The Court of Appeal has issued significant guidance on a plaintiff’s duty to mitigate his losses. A plaintiff who refuses a reasonable offer which would have the effect of avoiding unnecessary losses proceeds at considerable risk. This is especially so where the offer does not require him to forego rights claimed arising from the breach. Such a plaintiff may be refused damages he might otherwise be awarded.

Hyland v Dundalk Racing (1999) Ltd1 concerned a protracted dispute between bookmakers and the owners of Dundalk racecourse. The dispute concerned the closure and redevelopment of the racecourse as an all-weather track. The central issues related to the “seniority rights” of bookmakers on the opening of the redeveloped racecourse. Seniority rights, which are recognised in the Pitch Rules, a long-established collective agreement between Irish racecourses and on-course bookmakers, are transferable rights vested in established bookmakers to have priority in the allocation of particular pitches in the betting ring on racing days, so that bookmakers with greater seniority have the pick of the most attractive and most profitable pitches.

Dundalk racecourse closed for redevelopment in 2001 and ownership was transferred to a new company. Before it was due to reopen in 2007, Dundalk sought a capital contribution from interested on-course bookmakers of €8,000 each for the allocation of pitches at what it considered to be a new racecourse. Several bookmakers disputed that this was a new racecourse but rather a continuation of the existing racecourse and argued that the Pitch Rules applied; that the Pitch Rules did not permit a demand for a capital contribution and that there could not be any fresh allocation of pitches, because the established seniority rights determined priority for pitches. The dispute proved intractable and ultimately Dundalk insisted on payment of the capital contribution and allocated new pitches. Several bookmakers refused and issued proceedings, and held protests outside the racecourse. It was also alleged that a collective boycott was organised by some bookmakers of both the racecourse and of those bookmakers who took up the new pitches at Dundalk.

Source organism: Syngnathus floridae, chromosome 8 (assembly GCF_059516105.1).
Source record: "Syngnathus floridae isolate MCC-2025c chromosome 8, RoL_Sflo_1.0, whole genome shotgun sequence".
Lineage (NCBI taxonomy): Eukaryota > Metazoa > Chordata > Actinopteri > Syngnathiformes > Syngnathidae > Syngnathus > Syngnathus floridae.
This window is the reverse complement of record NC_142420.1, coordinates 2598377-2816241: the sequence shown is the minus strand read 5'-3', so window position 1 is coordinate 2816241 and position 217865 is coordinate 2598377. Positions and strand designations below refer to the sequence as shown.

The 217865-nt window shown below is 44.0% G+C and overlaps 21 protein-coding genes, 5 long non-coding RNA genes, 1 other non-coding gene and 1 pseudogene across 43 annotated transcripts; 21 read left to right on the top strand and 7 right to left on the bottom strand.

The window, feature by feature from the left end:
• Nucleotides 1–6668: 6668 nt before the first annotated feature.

The High Court held2 that the Pitch Rules constituted a contract enforceable by individual bookmakers against individual racecourse owners and that the racecourse which reopened in 2007 was in substance the same racecourse as in 2001, at least in the sense contemplated by the Pitch Rules. Therefore Dundalk, in allocating pitches in 2007, was bound by the Pitch Rules and by established seniority was not entitled to require bookmakers to pay the capital contribution. It also held that there was a collective boycott by certain bookmakers, which was prohibited by competition law. Later judgments awarded damages for loss of profits to some of the 30 bookmakers who sued.3